|Major Threat(s):||The primary threat to this species is loss of habitat loss due to illegal logging. Other threats include agricultural pesticides and predation by domestic animals (dogs and cats). In addition, some animals are entering the pet trade. There has been extensive loss of lowland forest habitat; however, the species has some tolerance to forest conversion. A crucial unknown variable in determining how critical the threats to this species are is its elevational distribution. GIS data indicate that large areas of quality forested habitat remain at higher elevations, but the vertical range of this species is believed to stop somewhere between 1,100-1,500 m, thus rendering a large portion of the best remaining habitat outside the range.|
|Conservation Actions:||Tarsiers are protected by national law and international treaties, including CITES Appendix II. Many portions of the range of this taxon are protected and indeed it occurs in at least two national parks (Lore Lindu and Morowali); however, there needs to be improved management of the currently protected areas to ensure the ongoing survival of the species. Public education to overcome the misconception that tarsiers are crop pests would be a step forward in improving conservation measures for the species. In fact the species might actually be beneficial to crops, as they eat, and may even have a dietary preference for, some of the real crop pests such as large grasshoppers.|
Groves, C. P. 2001. Primate taxonomy. Smithsonian Institution Press, Washington, DC, USA.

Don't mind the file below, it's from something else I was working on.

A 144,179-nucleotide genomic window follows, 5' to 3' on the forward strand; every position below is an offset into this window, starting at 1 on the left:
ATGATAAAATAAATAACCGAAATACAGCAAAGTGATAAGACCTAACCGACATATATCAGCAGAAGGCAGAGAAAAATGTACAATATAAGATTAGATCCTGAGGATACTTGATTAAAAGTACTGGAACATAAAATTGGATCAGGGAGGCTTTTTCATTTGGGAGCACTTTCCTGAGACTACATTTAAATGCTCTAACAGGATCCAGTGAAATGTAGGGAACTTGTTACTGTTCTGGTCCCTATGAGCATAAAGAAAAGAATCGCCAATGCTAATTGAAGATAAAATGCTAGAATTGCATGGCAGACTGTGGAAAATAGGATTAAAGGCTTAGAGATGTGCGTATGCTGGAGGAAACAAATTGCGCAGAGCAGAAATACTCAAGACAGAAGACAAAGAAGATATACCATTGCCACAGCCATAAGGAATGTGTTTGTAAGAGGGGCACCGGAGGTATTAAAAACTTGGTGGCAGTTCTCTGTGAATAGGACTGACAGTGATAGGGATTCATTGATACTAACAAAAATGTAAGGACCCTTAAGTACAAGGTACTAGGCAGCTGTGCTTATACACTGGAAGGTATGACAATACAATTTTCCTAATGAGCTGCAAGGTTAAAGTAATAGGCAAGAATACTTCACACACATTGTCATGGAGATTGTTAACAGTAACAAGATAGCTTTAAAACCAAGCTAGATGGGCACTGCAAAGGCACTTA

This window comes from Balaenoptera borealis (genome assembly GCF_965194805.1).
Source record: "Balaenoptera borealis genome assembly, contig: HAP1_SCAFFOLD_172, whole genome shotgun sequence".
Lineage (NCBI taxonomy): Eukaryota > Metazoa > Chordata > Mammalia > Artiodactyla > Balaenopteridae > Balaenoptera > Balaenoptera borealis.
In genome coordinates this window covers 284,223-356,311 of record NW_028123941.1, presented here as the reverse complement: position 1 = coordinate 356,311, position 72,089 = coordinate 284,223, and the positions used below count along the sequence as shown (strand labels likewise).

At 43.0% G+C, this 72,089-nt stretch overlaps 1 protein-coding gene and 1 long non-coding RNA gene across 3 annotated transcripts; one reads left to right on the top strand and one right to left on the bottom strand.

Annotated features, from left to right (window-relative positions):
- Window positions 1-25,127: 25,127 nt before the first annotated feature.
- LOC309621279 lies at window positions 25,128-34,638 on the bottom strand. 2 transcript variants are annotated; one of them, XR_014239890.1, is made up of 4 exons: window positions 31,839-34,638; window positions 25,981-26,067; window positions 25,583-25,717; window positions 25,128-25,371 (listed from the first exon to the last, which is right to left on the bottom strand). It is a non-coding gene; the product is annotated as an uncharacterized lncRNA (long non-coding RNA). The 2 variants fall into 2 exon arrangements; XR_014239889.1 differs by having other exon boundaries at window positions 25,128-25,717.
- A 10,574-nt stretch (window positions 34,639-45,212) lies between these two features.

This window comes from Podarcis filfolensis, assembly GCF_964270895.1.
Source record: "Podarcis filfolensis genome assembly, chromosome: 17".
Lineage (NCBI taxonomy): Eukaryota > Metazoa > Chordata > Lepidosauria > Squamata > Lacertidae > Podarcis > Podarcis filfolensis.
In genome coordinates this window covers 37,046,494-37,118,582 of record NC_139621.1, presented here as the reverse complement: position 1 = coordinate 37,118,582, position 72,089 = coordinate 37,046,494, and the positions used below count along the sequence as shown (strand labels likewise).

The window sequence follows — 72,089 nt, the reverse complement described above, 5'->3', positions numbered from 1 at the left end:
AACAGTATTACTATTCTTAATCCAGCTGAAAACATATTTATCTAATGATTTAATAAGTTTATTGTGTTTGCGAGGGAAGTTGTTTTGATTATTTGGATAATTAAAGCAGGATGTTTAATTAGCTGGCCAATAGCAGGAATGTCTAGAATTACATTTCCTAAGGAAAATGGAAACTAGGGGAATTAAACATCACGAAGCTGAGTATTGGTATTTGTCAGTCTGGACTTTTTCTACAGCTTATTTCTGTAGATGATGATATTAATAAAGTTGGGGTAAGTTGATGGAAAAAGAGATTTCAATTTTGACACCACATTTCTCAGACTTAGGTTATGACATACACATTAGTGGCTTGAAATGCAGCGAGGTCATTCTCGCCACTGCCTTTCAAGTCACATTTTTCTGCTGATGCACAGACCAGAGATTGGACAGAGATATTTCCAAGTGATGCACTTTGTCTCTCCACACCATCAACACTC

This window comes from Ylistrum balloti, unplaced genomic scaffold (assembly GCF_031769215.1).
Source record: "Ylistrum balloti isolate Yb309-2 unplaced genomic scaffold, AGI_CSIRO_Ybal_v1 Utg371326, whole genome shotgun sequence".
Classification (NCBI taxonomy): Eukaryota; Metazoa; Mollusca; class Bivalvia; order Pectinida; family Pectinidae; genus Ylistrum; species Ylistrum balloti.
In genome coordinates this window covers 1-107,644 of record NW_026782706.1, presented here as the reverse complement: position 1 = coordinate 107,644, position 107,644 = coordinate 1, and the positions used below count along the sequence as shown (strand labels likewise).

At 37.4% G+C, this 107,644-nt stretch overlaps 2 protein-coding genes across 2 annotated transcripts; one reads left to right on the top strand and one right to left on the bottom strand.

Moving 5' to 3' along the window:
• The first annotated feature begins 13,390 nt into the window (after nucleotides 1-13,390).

Gursky, S. 1998. The conservation status of two Sulawesian tarsier species: Tarsius spectrum and Tarsius dianae. Primate Conservation 18: 88–91.
IUCN. 2008. 2008 IUCN Red List of Threatened Species. Available at: http://www.iucnredlist.org. (Accessed: 5 October 2008).
Mackinnon, J. and Mackinnon, K. 1980. The behaviour of wild spectral tarsiers. International Journal of Primatology 1(4): 361 – 379.
Merker, S. 2003. Vom Aussterben bedroht oder anpassungsfähig? Der Koboldmaki Tarsius dianae in den Regenw¨aldern Sulawesis. PhD Dissertation, University of Gottingen.
Merker, S. 2006. Habitat-specific ranging patterns of Dian’s tarsiers (Tarsius dianae) as revealed by radiotracking. American Journal of Primatology 68(2): 111 – 125.
Merker, S. and Groves, C. 2006. Tarsius lariang: a new primate species from western central Sulawesi. International Journal of Primatology 27(2): 465–485.
Merker, S. and Mühlenberg, M. 2000. Traditional land use and tarsiers – human influences on population densities of Tarsius dianae. Folia Primatologica 71(6): 426–428.
Merker, S., Yustian, I. and Muhlenberg, M. 2005. Responding to forest degradation altered habitat use by Dian’s tarsier Tarsius dianae in Sulawesi, Indonesia. Oryx 39(2): 189–195.
Niemitz, C., Nietsch, A., Warter, S. and Rumpler, Y. 1991. Tarsius dianae: a new primate species from central Sulawesi (Indonesia). Folia Primatologica 56(2): 105–116.
Shekelle, M., Leksono, S. M., Ichwan, L. L. S. and Masala, Y. 1997. The natural history of the tarsiers of North and central Sulawesi. Sulawesi Primate Newsletter 4(2): 4-11.
Tremble, M., Muskita, Y. and Supriatna, J. 1993. Field observations of Tarsius dianae at Lore Lindu National Park, central Sulawesi, Indonesia. Tropical Biodiversity 1(2): 67-76.
|Citation:||Shekelle, M., Salim, A. & Merker, S. 2008. Tarsius dentatus. The IUCN Red List of Threatened Species 2008: e.T21489A9286921. . Downloaded on 28 June 2016.|